New Logo Anything But Childlike

September 15th, 2006 by Daniel Lucraft

new tory logo

There’s a lot of discussion today about how the new Conservative logo looks like a child’s drawing. This seems to be a sort of automatic response.

Actually, it looks nothing like a child’s drawing of a tree. That looks like this:

a real childs drawing of a tree

Totally different. Not to mention that what kid would draw a tree with a blue trunk? Trunks are brown.

I like the logo.

  • It’s impressionistic, suggesting the nature of a tree without explicit details.
  • The subtle shadow works well in hinting that it’s a bright day with sunshine. That’s a good connection.
  • It also seems more rooted, giving the image the sense that it’s located in the world somewhere, like a park, instead of being a disembodied floating tree.
  • It’s carefree, not taking itself too seriously.

It’s a good logo.

3 Responses to “New Logo Anything But Childlike”

  1. Cllr. Gavin Ayling » The new Tory logo Says:

    […] See also the Cameron Leadership blog’s take on the logo. […]

  2. the uk daily pundit Says:

    Here’s how the logo was designed from inception to completion.

  3. geoff gilson Says:

    We, at the Conservative Campaign for Compassion, against Corruption, truly believe David Cameron when he ways he wants to break with the tragic elements of the Conservative Party’s past, and re-introduce responsibility and compassion to British society.

    But, we want his actions to match his words.

    It is for that reason that we have addressed an open letter to David Cameron, inviting him to take responsibility for the past Conservative Arms Corruption, and to have the courage to break with that past, by annulling those of his recent appointments which would revive Tory Arms Corruption upon the election of a new Conservative Government.

    Here is that letter:

    “Dear David,

    I write as an expatriate, but as one who spent some ten years working with the Conservative Party, at the highest level, and as one who still regards himself as a Tory loyalist.

    I believe you when you say you wish truly to modernise the Party; but I also believe that you can only offer the Party as the future when you have first taken care of the past.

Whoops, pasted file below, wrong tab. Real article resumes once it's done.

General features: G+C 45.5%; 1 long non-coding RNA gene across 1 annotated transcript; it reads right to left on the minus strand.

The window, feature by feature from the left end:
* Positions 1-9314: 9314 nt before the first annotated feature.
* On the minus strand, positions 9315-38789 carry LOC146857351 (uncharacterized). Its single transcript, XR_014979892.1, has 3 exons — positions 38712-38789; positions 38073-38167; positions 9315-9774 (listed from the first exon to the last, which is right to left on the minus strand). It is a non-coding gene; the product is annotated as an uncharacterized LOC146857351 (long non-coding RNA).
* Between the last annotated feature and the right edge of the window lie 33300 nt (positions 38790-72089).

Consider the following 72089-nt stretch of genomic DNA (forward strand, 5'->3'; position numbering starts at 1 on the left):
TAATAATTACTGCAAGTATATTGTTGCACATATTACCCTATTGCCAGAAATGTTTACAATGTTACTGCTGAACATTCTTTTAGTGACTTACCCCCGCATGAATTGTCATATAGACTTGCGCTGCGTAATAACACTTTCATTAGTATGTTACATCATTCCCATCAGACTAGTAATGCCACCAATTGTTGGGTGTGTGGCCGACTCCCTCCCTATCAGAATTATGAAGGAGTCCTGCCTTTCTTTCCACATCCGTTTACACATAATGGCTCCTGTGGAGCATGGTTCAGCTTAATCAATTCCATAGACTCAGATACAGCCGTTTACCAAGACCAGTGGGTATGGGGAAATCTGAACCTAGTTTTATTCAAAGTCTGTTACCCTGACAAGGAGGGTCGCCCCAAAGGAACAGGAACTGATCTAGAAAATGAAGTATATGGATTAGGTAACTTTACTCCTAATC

I attach a copy of my book, Dead Men Don’t Eat Lunch ( ). You can find a summary of its findings at:

    I invite you to address the following three challenges at this week’s Party Conference:-

    1. Come clean about the allegations in the book. Namely that the Conservative Governments of 1979-1997 instituted a systemic regime of arms corruption in Whitehall and Westminster, that has had an ongoing and distorting influence upon its successor New Labour administration, and upon the internal workings of the Conservative Party itself.

    2. Agree to do the right thing by the families of Hugh John Simmonds, CBE (former Wessex Area Treasurer) and Dr. David Kelly, CB. In their different ways, they were both servants of their respective Governments, who died as a consequence of knowing too much about arms corruption. Their families deserve better. At the very least, they deserve to know the truth. Call for the re-opening of their respective Coroners’ Inquiries.

    3. Dismantle the apparatus that you have already put in place, which, whether you know it or not, has the fullest intention of reviving Tory arms corruption when the Conservatives return to power. As a first step, immediately annul the appointments of Michael Ashcroft, Alan Duncan, Julian Lewis and Gerald Howarth to their respective Party and Front Bench positions.

    David, you have a wonderful opportunity to show that you are, indeed, a different sort of politician. One who truly stands shoulder to shoulder with ordinary people, against forces that would wantonly distort their everyday lives. Break the mould, David.

    You are the same age now that Hugh Simmonds was when he died so unnecessarily in 1988. Show the world that you have the mettle to stand up to the corrupting influences in the British body politic.

    Help those families who have no reason to hurt, but who hurt nonetheless, because of the callous actions of those corrupting influences. Show your country that you stand at the head of a Party, which not only talks the talk, but walks the walk, when it comes to conservative compassion.

    Take a stand, David. Modernise all of the Conservative Party. Take it away from its dishonourable past, and into a future of genuine honesty and compassion.”

    If there is nothing to hide, then David Cameron will not hide. Clever side-stepping, from an accomplished PR man, will be hiding.

    P. Geoffrey Gilson/Conservative Campaign Against Corruption

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